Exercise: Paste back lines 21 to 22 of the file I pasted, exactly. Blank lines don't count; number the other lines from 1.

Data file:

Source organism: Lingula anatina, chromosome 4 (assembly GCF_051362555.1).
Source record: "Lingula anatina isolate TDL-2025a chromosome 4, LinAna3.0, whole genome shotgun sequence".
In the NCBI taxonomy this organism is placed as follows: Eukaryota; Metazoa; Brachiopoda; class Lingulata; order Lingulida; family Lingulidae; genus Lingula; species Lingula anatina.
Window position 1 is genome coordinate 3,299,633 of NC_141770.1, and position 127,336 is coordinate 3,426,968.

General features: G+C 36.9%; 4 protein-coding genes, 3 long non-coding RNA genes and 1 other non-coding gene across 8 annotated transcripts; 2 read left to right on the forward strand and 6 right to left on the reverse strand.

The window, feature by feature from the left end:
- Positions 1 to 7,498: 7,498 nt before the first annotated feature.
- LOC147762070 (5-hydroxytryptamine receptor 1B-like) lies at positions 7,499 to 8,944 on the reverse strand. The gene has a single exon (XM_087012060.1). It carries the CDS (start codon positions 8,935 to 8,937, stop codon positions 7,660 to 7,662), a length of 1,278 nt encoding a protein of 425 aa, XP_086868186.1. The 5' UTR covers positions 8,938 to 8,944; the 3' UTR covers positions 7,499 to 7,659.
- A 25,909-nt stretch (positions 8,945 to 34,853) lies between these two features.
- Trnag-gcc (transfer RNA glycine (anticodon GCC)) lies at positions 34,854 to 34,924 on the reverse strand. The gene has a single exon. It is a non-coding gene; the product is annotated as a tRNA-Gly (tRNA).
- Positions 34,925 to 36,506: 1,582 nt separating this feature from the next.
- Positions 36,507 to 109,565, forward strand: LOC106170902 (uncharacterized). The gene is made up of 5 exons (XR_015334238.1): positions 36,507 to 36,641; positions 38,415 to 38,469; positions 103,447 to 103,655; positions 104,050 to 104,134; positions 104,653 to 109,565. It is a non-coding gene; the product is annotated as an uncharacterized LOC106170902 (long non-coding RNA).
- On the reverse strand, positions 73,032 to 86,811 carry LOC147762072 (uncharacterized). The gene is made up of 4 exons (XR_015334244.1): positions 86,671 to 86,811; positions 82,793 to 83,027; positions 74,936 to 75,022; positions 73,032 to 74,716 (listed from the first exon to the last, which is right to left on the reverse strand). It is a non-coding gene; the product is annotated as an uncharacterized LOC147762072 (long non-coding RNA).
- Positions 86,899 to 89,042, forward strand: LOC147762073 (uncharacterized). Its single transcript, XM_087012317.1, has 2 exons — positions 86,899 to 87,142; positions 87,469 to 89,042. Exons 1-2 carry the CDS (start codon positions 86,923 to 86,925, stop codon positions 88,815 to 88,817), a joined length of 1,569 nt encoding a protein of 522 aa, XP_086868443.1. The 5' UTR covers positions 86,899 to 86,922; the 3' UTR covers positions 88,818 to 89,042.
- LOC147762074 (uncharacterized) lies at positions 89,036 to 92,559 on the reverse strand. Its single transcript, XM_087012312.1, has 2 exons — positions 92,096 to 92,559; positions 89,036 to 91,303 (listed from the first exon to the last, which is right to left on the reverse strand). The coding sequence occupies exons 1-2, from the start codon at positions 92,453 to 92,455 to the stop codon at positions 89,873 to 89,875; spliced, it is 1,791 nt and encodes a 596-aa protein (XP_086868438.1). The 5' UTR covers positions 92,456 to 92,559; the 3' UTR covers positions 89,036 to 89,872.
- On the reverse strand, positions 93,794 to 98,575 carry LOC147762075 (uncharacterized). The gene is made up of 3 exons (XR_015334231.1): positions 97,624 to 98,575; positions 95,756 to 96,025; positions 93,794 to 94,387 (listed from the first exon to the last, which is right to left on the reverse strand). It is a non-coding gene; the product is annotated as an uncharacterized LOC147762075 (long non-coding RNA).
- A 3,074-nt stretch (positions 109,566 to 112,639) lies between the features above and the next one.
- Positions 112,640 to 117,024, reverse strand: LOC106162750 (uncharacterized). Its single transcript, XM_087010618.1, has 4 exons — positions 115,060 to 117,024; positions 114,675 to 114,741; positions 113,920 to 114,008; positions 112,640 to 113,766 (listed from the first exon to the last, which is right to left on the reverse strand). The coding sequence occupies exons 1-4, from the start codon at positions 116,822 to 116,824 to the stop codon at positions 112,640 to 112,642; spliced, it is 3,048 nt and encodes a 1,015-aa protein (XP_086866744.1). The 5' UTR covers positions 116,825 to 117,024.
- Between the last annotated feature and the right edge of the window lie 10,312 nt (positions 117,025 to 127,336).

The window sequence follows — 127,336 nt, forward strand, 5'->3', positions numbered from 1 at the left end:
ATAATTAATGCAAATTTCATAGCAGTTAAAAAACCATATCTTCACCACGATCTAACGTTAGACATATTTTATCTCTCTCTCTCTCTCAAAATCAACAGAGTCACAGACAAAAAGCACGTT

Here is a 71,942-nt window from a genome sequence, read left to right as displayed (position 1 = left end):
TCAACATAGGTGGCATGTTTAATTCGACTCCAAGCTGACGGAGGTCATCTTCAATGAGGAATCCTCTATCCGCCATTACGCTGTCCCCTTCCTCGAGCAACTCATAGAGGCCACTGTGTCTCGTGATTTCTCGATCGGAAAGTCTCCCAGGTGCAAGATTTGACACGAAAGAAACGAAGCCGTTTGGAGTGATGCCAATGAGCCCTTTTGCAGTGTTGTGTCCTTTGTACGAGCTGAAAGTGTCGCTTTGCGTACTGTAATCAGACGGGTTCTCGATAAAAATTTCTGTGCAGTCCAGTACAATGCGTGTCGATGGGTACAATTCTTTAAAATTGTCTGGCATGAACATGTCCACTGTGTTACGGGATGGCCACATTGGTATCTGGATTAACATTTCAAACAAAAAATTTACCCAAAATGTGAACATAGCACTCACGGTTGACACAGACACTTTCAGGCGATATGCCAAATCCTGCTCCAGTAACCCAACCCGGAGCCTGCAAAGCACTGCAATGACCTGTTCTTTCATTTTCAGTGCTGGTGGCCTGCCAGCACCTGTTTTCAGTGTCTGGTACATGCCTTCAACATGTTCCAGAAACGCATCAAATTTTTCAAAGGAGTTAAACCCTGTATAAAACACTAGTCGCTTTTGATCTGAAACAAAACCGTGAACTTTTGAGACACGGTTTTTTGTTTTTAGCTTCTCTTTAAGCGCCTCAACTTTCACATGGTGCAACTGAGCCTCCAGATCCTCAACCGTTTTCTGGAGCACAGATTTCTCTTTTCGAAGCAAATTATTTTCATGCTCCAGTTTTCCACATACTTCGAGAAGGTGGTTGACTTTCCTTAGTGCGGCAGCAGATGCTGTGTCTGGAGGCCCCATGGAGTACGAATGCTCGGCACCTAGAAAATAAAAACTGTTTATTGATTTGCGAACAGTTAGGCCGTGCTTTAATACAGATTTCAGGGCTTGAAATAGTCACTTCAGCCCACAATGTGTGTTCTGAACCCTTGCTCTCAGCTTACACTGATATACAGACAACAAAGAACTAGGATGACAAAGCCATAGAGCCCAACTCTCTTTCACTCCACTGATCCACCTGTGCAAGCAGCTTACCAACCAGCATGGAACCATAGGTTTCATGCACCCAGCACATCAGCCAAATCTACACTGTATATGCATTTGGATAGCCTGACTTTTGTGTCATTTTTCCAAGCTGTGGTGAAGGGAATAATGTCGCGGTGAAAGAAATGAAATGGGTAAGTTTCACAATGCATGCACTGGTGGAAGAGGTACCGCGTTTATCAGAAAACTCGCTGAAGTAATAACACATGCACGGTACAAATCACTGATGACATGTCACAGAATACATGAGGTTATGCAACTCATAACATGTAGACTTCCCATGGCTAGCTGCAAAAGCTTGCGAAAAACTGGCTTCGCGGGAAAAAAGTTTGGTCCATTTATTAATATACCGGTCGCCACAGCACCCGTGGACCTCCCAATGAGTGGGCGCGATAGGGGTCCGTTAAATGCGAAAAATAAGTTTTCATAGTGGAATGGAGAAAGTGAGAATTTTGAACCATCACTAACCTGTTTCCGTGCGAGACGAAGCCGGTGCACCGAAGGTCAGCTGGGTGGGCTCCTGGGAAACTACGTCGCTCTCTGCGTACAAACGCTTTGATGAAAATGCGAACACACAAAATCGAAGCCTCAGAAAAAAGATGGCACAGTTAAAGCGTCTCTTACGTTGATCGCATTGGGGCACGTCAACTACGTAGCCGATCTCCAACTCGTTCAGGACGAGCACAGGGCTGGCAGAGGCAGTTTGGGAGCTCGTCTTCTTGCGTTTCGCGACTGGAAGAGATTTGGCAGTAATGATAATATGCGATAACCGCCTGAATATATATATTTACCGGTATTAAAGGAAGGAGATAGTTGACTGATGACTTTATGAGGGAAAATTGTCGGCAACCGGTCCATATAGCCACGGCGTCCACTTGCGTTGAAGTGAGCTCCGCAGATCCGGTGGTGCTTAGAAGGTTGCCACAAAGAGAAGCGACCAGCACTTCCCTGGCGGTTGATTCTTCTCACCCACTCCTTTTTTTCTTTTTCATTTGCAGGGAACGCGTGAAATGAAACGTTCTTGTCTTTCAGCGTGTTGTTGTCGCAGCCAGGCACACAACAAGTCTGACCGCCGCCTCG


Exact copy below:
ATAATTAATGCAAATTTCATAGCAGTTAAAAAACCATATCTTCACCACGATCTAACGTTAGACATATTTTATCTCTCTCTCTCTCTCAAAATCAACAGAGTCACAGACAAAAAGCACGTT

Here is a 71,942-nt window from a genome sequence, read left to right as displayed (position 1 = left end):